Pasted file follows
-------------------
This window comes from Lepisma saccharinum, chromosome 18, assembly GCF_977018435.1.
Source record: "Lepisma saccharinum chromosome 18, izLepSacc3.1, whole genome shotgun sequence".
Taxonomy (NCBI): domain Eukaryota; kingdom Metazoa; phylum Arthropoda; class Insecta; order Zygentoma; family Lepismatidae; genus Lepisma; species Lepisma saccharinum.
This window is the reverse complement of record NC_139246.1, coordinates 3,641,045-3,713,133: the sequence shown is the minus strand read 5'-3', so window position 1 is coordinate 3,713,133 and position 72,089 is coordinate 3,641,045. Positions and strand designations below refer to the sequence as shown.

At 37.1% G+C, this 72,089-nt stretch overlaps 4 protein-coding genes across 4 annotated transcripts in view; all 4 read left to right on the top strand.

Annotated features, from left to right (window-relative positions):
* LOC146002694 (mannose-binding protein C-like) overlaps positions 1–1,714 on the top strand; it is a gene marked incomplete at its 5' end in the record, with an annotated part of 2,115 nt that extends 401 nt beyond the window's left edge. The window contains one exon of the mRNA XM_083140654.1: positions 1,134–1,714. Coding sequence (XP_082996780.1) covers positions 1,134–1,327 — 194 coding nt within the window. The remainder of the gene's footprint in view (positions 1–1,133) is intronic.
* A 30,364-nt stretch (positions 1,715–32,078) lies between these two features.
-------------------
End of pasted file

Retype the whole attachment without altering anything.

This window comes from Lepisma saccharinum, chromosome 18, assembly GCF_977018435.1.
Source record: "Lepisma saccharinum chromosome 18, izLepSacc3.1, whole genome shotgun sequence".
Taxonomy (NCBI): domain Eukaryota; kingdom Metazoa; phylum Arthropoda; class Insecta; order Zygentoma; family Lepismatidae; genus Lepisma; species Lepisma saccharinum.
This window is the reverse complement of record NC_139246.1, coordinates 3,641,045-3,713,133: the sequence shown is the minus strand read 5'-3', so window position 1 is coordinate 3,713,133 and position 72,089 is coordinate 3,641,045. Positions and strand designations below refer to the sequence as shown.

At 37.1% G+C, this 72,089-nt stretch overlaps 4 protein-coding genes across 4 annotated transcripts in view; all 4 read left to right on the top strand.

Annotated features, from left to right (window-relative positions):
* LOC146002694 (mannose-binding protein C-like) overlaps positions 1–1,714 on the top strand; it is a gene marked incomplete at its 5' end in the record, with an annotated part of 2,115 nt that extends 401 nt beyond the window's left edge. The window contains one exon of the mRNA XM_083140654.1: positions 1,134–1,714. Coding sequence (XP_082996780.1) covers positions 1,134–1,327 — 194 coding nt within the window. The remainder of the gene's footprint in view (positions 1–1,133) is intronic.
* A 30,364-nt stretch (positions 1,715–32,078) lies between these two features.